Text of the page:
“The legislation is not the best way to regulate, as it tends to move quite slowly, a better way is for the market to self-regulate where possible, as it can evolve faster as compared to legislations put in by the Federal Government," he claimed.
“Unfortunately, the ad industry could have done a substantially better job of self-regulation. Still, It’s better if bodies like IAB take a leadership role to make advertising safer and better for consumers and it’ll then require lesser legislation. If you bring in legislation to get large organisations to comply, it impacts the smaller ones more as the large organisations have resources to work around these and end up benefiting from the reduced competition that eventuates. If the industry can't self regulate the government will need to step in.”
4. Consumer communication
The onus of consumer expectations needs to be managed by better communication. While communication is a marketer’s business, the function has not typically communicated around collection and use of data. This needs to change.
Glaser told CMO it’s important to communicate transparently and honestly with your customer base about your handling of data. He said marketers need to be telling customers about best practices, processes, certifications and breaches, as all of this builds trust and brand equity in the long run. He added using language to communicate with customers which simply conveys the agreement, is jargon free, and represents a company's brand values is vital and boiler plate legal jargon is not acceptable.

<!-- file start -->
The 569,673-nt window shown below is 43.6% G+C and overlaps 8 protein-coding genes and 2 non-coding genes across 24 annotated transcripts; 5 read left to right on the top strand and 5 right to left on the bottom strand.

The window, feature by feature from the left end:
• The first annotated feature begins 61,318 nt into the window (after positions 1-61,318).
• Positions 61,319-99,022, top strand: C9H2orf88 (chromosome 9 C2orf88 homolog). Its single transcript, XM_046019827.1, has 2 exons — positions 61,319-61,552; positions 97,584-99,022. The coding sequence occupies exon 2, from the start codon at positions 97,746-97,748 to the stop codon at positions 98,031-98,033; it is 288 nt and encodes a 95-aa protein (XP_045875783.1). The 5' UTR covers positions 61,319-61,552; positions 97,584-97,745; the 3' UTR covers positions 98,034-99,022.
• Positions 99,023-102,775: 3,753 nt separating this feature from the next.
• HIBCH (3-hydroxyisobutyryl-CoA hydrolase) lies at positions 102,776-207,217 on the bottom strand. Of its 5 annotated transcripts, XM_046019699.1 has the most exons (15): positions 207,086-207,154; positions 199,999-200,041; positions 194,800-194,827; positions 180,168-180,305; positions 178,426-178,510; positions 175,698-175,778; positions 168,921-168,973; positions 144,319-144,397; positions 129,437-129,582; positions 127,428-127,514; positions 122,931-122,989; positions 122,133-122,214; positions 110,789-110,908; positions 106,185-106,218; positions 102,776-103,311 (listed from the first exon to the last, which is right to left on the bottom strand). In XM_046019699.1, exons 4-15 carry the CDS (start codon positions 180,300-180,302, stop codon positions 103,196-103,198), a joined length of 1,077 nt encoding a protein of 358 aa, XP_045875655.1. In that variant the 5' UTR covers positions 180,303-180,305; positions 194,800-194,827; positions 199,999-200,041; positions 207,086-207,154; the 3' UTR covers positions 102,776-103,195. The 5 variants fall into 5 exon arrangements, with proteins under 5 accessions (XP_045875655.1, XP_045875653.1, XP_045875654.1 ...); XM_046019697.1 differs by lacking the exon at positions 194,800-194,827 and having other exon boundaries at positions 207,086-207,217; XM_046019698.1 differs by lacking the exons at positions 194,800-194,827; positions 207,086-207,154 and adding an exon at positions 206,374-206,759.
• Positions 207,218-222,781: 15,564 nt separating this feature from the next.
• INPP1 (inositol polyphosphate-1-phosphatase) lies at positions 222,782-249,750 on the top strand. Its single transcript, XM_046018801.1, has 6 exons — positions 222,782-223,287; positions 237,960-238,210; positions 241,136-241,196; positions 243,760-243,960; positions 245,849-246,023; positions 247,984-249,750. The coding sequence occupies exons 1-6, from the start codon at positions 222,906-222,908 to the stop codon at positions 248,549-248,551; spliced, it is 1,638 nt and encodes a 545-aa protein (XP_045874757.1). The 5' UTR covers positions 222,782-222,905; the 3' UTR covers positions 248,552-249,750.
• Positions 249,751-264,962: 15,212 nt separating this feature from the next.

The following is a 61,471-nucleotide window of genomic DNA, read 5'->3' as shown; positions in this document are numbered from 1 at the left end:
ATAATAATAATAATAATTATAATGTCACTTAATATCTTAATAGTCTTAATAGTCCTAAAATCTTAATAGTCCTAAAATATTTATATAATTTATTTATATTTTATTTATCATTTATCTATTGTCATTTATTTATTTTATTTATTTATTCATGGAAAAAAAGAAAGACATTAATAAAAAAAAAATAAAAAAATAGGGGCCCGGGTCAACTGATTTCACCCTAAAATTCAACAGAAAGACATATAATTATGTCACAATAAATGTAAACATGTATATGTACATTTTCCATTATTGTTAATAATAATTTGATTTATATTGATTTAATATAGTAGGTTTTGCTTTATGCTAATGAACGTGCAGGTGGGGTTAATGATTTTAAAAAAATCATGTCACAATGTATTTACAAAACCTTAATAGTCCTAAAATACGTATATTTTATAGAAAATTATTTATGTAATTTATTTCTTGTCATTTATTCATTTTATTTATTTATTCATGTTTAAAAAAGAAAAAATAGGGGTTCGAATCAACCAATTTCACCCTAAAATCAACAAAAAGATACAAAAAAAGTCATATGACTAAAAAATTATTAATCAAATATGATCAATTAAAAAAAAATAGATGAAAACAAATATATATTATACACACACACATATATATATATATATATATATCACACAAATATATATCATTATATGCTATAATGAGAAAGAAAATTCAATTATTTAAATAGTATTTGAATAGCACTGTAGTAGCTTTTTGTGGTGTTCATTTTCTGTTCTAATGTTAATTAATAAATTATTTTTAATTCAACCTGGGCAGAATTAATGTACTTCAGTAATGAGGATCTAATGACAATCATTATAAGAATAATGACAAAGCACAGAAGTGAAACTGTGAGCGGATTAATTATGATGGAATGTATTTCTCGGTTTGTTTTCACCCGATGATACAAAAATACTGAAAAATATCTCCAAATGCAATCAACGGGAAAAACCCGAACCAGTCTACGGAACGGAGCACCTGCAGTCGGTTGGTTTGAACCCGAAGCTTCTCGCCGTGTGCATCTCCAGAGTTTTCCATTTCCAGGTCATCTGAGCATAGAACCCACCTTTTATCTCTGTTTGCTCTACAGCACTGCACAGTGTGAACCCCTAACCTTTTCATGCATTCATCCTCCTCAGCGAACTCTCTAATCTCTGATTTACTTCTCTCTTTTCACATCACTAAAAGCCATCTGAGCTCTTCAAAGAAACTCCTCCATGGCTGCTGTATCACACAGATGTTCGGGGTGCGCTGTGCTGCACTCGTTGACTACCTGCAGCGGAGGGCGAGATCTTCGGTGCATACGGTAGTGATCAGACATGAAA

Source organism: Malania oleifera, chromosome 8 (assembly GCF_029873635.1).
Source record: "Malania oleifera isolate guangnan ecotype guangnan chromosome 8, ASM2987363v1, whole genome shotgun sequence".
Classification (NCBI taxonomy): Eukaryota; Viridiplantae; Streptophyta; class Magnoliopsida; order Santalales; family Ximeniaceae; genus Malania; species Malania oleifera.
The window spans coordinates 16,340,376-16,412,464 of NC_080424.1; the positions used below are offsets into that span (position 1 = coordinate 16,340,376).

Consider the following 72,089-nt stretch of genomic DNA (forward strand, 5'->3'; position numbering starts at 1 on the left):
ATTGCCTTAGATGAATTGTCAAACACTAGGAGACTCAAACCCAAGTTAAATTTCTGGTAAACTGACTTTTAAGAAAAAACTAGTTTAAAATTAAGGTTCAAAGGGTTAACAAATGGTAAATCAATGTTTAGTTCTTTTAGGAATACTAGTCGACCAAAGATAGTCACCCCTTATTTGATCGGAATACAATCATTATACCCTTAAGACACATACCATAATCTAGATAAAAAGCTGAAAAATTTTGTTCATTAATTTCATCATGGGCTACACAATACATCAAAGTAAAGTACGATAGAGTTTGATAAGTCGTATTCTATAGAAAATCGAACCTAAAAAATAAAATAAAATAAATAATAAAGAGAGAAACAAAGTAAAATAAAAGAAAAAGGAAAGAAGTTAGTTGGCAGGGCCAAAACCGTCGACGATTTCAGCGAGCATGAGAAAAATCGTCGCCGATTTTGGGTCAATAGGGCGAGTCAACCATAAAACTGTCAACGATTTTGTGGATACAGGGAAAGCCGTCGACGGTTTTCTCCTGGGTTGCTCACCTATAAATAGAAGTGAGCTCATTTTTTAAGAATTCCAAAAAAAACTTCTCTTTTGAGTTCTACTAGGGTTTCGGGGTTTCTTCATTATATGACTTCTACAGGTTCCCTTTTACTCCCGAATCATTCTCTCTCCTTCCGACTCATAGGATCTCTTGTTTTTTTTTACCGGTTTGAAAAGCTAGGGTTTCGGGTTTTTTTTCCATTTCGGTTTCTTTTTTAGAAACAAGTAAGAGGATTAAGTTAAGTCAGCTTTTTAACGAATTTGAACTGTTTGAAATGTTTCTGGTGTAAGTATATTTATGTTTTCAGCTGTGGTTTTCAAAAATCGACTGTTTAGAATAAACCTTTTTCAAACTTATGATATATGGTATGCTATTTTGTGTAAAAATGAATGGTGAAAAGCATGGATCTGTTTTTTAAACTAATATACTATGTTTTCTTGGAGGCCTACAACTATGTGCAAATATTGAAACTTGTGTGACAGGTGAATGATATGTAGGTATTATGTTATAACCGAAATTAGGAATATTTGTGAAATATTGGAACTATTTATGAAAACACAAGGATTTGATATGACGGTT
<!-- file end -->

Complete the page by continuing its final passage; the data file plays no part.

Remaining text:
Ricoh Australia general manager of marketing, Tori Starkey, said customers demand personalised experiences that are seamless across all touchpoints, however they are increasingly concerned about providing the data required to provide it.
“They are acutely aware of the value of their personal information and are demanding more control over how it is collected, stored and how it is used. This becomes increasingly difficult as more communications and interactions are automated," she said.
“Obtaining consent is often the first interaction a customer has with a brand, so it needs to be treated as more than a compliance issue. Marketing needs to understand building trust in the brand from this first touch is going to be imperative in gaining the trust required to deliver a CX in line with expectations."
Singer said data portability provides an opportunity for better customer experiences and CDR will make it easier for service provider marketers to offer a raft of new services to potential new customers. By being seen as innovative, they will be able to attract far more customers than they would lose. Again, communication will be key to articulating these data-led propositions.
Le Roy said consumers are increasingly aware of the value of their own data and as with any interaction with customers or potential customers, respect is important.
“Marketers will start to shift from their current data collection and usage legal language which is often quite confusing and unclear, to a more consumer friendly understandable way of communicating," she said. "Companies will need to have increasingly sophisticated consent management regimes and platforms to manage the various regulation regimes and necessary consumer control of their own data.”
Roland said marketers must show they have the correct provisions in place and they are compliant with data privacy laws.
“We're entering a new era of consent-driven and permission-led marketing. This means marketers must secure consumers' informed or explicit consent before they can leverage their data. A tick box exercise is no longer sufficient," she said.